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United States Department of Agriculture

Agricultural Research Service

Title: Glass formation, glass fragility, molecular mobility and longevity of germplasm stored at cryogenic temperatures.

Author
item Walters, Christina

Submitted to: Cryobiology
Publication Type: Abstract Only
Publication Acceptance Date: April 19, 2007
Publication Date: August 1, 2007
Citation: Walters, C.T. 2007. Glass formation, glass fragility, molecular mobility and longevity of germplasm stored at cryogenic temperatures. Meeting abstract for the 44th Annual Meeting of the Society for Cryobiology. July 28 - August 1, 2007, Lake Louise, Canada. pp. 44.

Interpretive Summary: Cryogenic storage of living specimens presupposes that viability can be maintained indefinitely when aqueous glasses are formed and maintained. Indeed, constrained mobility within glassy matrices is a thermodynamic barrier to many chemical and physical reactions. However, impeding molecular mobility through glass formation does not altogether restrict degradative reactions. One example is the faster-than-expected deterioration that we observe in cryogenically stored germplasm [Walters et al., 2004, Cryobiology 48: 229-244]. There are several possible explanations for this disappointing result that relate to the temperature dependency of molecular mobility at T < Tg. Molecular mobility may not decrease to the extent predicted at cryogenic temperatures. “Strong” glasses (sensu Angell) are detected in seeds, meaning that Arrhenius kinetics, rather than VTF kinetics, describe viscosity changes with temperature [Walters, 2005, Biophysical J 86:1253-1258]. Moreover, measures of viscosity relate to translational motion, and degradative reactions may involve higher orders of mobility, such as rotational or vibrational motion, that do not correlate with glass viscosity. Finally, reduced mobility within the glassy matrix will not deter deteriorative reactions that occur in the lipid domain of cells. Fluidity of lipids can be detected at very low temperatures, especially if fatty acids are unsaturated [e.g., Crane et al., 2006, Planta 223:1081-1089]. We use differential scanning calorimetry to infer molecular mobility in aqueous and lipid domains using concepts of configurational entropy to calculate relaxation in aqueous glasses and crystallization kinetics to detect reorganization of triacyglycerols. In this paper, we will review our methods to measure molecular mobility at cryogenic temperatures and use estimates of mobility to rationalize the slow, but measurable, deterioration of cryogenically stored germplasm.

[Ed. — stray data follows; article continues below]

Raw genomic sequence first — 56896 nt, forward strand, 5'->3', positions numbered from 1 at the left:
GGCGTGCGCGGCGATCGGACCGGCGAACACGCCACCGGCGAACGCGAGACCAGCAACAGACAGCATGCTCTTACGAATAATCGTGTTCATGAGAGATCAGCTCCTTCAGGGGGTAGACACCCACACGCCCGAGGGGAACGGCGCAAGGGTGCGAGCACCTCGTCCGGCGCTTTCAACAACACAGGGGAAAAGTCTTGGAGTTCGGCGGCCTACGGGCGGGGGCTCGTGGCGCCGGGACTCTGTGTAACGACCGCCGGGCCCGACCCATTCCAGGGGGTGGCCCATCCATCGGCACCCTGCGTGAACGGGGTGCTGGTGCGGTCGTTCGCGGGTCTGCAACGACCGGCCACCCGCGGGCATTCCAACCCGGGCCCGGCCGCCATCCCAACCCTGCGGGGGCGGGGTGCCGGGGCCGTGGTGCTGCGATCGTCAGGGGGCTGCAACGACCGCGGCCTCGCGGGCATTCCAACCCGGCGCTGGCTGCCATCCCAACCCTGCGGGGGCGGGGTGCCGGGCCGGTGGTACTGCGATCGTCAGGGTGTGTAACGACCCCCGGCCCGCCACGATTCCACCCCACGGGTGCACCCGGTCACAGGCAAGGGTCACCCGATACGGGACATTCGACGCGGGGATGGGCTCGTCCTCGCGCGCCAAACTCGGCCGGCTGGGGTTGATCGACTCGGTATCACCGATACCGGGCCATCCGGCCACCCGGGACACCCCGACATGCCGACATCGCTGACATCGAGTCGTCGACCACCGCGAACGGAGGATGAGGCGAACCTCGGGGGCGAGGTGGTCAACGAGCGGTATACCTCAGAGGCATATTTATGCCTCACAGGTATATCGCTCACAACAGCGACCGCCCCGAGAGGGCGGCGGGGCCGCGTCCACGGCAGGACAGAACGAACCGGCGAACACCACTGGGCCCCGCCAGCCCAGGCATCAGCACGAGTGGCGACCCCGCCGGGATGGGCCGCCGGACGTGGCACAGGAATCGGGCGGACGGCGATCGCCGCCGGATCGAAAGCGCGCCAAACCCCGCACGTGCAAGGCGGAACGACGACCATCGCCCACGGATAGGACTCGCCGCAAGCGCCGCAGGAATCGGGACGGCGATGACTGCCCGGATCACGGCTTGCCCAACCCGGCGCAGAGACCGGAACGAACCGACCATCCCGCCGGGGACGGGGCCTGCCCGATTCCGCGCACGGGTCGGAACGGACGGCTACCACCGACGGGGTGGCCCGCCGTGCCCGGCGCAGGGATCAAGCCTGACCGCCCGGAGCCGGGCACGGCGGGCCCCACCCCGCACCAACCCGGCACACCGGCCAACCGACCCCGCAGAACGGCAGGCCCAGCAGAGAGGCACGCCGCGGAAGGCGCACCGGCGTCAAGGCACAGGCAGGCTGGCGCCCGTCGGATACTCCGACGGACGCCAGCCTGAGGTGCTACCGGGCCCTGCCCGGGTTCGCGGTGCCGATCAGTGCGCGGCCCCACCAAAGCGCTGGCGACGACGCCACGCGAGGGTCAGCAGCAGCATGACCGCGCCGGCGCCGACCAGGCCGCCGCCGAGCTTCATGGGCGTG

Technical Abstract: Cryogenic storage of living specimens presupposes that viability can be maintained indefinitely when aqueous glasses are formed and maintained. Indeed, constrained mobility within glassy matrices is a thermodynamic barrier to many chemical and physical reactions. However, impeding molecular mobility through glass formation does not altogether restrict degradative reactions. One example is the faster-than-expected deterioration that we observe in cryogenically stored germplasm [Walters et al., 2004, Cryobiology 48: 229-244]. There are several possible explanations for this disappointing result that relate to the temperature dependency of molecular mobility at T < Tg. Molecular mobility may not decrease to the extent predicted at cryogenic temperatures. “Strong” glasses (sensu Angell) are detected in seeds, meaning that Arrhenius kinetics, rather than VTF kinetics, describe viscosity changes with temperature [Walters, 2005, Biophysical J 86:1253-1258]. Moreover, measures of viscosity relate to translational motion, and degradative reactions may involve higher orders of mobility, such as rotational or vibrational motion, that do not correlate with glass viscosity. Finally, reduced mobility within the glassy matrix will not deter deteriorative reactions that occur in the lipid domain of cells. Fluidity of lipids can be detected at very low temperatures, especially if fatty acids are unsaturated [e.g., Crane et al., 2006, Planta 223:1081-1089]. We use differential scanning calorimetry to infer molecular mobility in aqueous and lipid domains using concepts of configurational entropy to calculate relaxation in aqueous glasses and crystallization kinetics to detect reorganization of triacyglycerols. In this paper, we will review our methods to measure molecular mobility at cryogenic temperatures and use estimates of mobility to rationalize the slow, but measurable, deterioration of cryogenically stored germplasm.

Last Modified: 4/19/2014
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